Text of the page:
Tim: Admittedly it probably wouldn’t have done that well as a single – sadly, none of her non-Melodifestivalen singles have charted since 2004, but really all that shows is how lost and astray the Swedish public have got since then. This is GREAT, and an ANTHEM for our times.

Charlotte Perrelli – Bröllopsvalsen

“This does seem a little… too much.”

Tim: Or, to put it Englishly, Wedding Waltz. And, much as with yesterday’s “Brinner i bröstet”, it has exactly the sound you’d associate with its title.

Tom: Good grief, it is actually a waltz! There aren’t many pop tracks in anything other than 4/4 time.

Tim: Yes, I like that – whole lot more interesting. It is entirely gentle, entirely happy, entirely waltzy; some might say dull, because even by non-banger standards there’s little to get excited about here, but it is a genuinely lovely sense of either “sit back and relax” if you’re listening at home, or “stand up and walk over to that special someone” if you’re at a wedding or some other such romantic occasion.

Tom: Something I’ve learned as friends get married: I never get emotional during wedding ceremonies, but I do during first dances. This, though, does seem a little… too much. A bit too cloying. A bit too try-hard. It’s a song about a wedding, not a song that could be played at a wedding, and I think that’s what twitches it over the edge to “a bit much”.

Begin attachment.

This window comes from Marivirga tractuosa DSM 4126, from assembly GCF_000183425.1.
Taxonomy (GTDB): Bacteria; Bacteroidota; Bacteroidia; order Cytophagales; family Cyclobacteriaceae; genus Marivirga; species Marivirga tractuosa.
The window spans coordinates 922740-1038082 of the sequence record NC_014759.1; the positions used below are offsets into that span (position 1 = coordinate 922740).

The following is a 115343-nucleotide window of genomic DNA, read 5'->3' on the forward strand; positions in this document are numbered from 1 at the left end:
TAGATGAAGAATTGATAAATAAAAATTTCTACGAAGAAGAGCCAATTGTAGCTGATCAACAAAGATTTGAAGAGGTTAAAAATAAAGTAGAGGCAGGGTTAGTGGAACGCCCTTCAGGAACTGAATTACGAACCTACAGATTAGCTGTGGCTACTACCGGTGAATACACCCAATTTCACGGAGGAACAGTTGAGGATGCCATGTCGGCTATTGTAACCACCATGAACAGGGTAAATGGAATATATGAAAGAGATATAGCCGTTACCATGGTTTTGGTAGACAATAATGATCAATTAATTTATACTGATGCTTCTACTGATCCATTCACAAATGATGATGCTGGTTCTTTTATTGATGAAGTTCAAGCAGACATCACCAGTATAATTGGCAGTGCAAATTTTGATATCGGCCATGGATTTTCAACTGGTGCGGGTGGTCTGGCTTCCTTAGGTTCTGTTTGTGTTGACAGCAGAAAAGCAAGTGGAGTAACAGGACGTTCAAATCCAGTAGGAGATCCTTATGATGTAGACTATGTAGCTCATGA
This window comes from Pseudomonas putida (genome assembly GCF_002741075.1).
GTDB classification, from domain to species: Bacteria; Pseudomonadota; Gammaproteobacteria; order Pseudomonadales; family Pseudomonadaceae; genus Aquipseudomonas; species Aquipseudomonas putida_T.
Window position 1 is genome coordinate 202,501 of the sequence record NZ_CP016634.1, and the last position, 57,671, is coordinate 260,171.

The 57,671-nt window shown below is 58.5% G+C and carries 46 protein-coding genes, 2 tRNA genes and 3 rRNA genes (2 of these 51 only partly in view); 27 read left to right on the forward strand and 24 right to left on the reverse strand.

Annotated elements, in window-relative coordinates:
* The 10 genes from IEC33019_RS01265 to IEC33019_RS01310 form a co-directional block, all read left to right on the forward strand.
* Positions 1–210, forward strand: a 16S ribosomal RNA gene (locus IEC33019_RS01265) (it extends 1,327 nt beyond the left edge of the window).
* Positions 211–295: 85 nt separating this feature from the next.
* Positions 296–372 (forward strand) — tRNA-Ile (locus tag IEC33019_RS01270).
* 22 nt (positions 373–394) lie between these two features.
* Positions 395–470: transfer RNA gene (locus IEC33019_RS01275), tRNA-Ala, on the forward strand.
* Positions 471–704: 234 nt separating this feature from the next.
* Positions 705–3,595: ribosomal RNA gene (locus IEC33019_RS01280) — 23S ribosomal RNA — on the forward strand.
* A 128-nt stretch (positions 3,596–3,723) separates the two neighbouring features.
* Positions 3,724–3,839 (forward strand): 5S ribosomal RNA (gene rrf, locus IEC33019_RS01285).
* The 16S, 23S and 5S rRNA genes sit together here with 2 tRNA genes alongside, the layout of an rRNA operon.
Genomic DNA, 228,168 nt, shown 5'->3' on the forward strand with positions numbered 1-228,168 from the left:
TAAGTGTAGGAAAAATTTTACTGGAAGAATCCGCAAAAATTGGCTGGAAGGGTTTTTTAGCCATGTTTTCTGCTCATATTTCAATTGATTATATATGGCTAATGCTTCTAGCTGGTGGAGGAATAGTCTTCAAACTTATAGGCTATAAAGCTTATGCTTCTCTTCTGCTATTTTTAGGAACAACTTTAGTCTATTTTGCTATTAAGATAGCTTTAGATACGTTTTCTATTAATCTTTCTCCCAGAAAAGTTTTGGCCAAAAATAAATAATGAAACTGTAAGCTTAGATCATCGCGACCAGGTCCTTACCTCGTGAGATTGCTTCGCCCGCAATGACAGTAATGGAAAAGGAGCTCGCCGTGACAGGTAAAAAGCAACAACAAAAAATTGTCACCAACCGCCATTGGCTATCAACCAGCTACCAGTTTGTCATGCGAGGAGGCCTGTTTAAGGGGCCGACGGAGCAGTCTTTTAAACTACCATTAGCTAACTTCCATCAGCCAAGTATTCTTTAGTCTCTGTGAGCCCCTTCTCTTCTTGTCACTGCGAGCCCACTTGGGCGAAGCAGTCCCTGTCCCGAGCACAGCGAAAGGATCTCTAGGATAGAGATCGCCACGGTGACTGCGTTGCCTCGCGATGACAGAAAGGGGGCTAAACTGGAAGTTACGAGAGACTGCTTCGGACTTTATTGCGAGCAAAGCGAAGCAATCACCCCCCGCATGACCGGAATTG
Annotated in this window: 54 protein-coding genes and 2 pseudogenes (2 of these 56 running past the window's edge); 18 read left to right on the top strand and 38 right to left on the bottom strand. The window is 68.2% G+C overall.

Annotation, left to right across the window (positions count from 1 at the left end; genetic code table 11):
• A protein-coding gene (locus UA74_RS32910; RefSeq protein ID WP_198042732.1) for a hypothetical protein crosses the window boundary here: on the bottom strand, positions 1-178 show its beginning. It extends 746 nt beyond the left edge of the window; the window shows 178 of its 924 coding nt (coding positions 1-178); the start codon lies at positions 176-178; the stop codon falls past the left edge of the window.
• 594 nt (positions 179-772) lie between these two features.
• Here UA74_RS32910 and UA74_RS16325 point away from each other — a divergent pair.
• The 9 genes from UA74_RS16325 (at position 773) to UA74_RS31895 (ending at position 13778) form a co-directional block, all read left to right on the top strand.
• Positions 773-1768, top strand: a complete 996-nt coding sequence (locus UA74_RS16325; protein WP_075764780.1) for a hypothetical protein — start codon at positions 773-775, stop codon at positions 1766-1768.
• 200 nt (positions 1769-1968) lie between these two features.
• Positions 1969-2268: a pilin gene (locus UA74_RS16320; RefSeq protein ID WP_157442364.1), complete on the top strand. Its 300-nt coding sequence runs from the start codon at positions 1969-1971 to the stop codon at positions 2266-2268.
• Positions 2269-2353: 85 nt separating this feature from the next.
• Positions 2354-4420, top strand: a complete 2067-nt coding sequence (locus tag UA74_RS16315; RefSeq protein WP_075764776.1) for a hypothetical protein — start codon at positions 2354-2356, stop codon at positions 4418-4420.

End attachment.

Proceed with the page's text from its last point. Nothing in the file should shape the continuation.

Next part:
Tim: It’s not often I’d agree with you about too much emotional stuff, but here I think you might be right. Also, this song reminded me of how sad it is that even in this enlightened age there are, as you pointed out, still so few songs in waltz time, and that then immediately prompted me to play Queen Of My Heart, because why wouldn’t you?

Tom: I’ll bet that some couple, somewhere, has accidentally used that as a first dance song.

Tim: Given that I Will Always Love You generally tops the “songs to play at your wedding” lists, I would be astounded if you’re wrong.

Saturday Reject: Charlotte Perrelli – The Girl

5th out of a quarter of Sweden’s songs. We get Engelbert Humperdinck.

Tim: Six days before the BBC announced that Engelbert Humperdinck* would be representing Britain, a country that cares about Eurovision, and puts effort into finding a good song, had one of four semi-finals and noticed that a full four songs in it were even better than this.

* Engelbert Humperdinck, for crying out loud, whose notable achievement of the past ten years, according to Wikipedia, was auctioning his Harley Davidson for Leicestershire Air Ambulance.

Tom: What? Are you trying for the Run-On Sentence of the Year Award or something?

Tim: Put another way, a song as good as this one came fifth out of a quarter of Sweden’s songs, and we’re lumped with Engelbert Humperdinck. Jesus Christ.

Tom: I’m still not sure I follow you.

Tim: Tough.

Tom: Ooh. Their staging team have taken a couple of cues from Beyonce with that video wall. Which is probably for the best, because that opening is a bit naff compared to the rest of the song.

Tim: Wow, that Beyoncé’s things cool. But this opening, compared to the rest, yes it is a bit naff. But the rest is brilliant, which means the opening is still great.

Tom: Aside from that, and the middle eight, though – a bit too lacklustre for me there – this is a cracking song. I did keep wanting to sing Take That’s “Happy Now” over the top of it though.

Tim: Engelbert Humperdinck. My work is opening up a store in Stockholm later this year. You have no idea how much I want to get a transfer there.